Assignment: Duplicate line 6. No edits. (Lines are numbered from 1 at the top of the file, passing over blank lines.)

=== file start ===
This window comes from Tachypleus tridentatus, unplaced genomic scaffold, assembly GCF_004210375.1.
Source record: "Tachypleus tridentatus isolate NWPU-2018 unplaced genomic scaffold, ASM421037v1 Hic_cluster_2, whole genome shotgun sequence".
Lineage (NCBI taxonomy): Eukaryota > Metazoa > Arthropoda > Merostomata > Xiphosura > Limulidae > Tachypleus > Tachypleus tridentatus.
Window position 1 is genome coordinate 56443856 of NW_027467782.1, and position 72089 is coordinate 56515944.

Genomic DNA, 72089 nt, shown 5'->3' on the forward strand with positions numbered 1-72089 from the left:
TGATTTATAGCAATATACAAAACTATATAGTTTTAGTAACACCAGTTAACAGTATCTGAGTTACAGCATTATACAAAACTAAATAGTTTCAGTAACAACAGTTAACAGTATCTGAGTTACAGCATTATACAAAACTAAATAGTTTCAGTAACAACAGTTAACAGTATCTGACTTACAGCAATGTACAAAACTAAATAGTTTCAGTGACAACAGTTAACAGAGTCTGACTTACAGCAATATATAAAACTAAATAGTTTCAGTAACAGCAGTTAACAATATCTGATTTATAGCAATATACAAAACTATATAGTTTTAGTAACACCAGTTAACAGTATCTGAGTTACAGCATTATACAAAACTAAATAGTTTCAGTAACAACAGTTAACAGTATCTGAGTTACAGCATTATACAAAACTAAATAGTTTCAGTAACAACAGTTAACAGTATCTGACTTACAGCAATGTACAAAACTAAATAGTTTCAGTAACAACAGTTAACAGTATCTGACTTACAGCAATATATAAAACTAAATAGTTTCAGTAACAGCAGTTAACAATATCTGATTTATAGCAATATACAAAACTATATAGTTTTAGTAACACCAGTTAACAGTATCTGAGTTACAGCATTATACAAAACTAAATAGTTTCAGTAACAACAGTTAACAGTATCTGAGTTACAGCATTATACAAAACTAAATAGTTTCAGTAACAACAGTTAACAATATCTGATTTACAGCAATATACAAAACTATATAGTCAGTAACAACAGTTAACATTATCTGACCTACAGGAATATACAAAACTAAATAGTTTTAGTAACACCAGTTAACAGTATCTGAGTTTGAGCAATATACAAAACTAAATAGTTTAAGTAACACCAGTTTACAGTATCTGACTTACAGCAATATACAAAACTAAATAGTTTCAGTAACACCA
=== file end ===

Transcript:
TGATTTATAGCAATATACAAAACTATATAGTTTTAGTAACACCAGTTAACAGTATCTGAGTTACAGCATTATACAAAACTAAATAGTTTCAGTAACAACAGTTAACAGTATCTGAGTTACAGCATTATACAAAACTAAATAGTTTCAGTAACAACAGTTAACAGTATCTGACTTACAGCAATGTACAAAACTAAATAGTTTCAGTGACAACAGTTAACAGAGTCTGACTTACAGCAATATATAAAACTAAATAGTTTCAGTAACAGCAGTTAACAATATCTGATTTATAGCAATATACAAAACTATATAGTTTTAGTAACACCAGTTAACAGTATCTGAGTTACAGCATTATACAAAACTAAATAGTTTCAGTAACAACAGTTAACAGTATCTGAGTTACAGCATTATACAAAACTAAATAGTTTCAGTAACAACAGTTAACAGTATCTGACTTACAGCAATGTACAAAACTAAATAGTTTCAGTAACAACAGTTAACAGTATCTGACTTACAGCAATATATAAAACTAAATAGTTTCAGTAACAGCAGTTAACAATATCTGATTTATAGCAATATACAAAACTATATAGTTTTAGTAACACCAGTTAACAGTATCTGAGTTACAGCATTATACAAAACTAAATAGTTTCAGTAACAACAGTTAACAGTATCTGAGTTACAGCATTATACAAAACTAAATAGTTTCAGTAACAACAGTTAACAATATCTGATTTACAGCAATATACAAAACTATATAGTCAGTAACAACAGTTAACATTATCTGACCTACAGGAATATACAAAACTAAATAGTTTTAGTAACACCAGTTAACAGTATCTGAGTTTGAGCAATATACAAAACTAAATAGTTTAAGTAACACCAGTTTACAGTATCTGACTTACAGCAATATACAAAACTAAATAGTTTCAGTAACACCA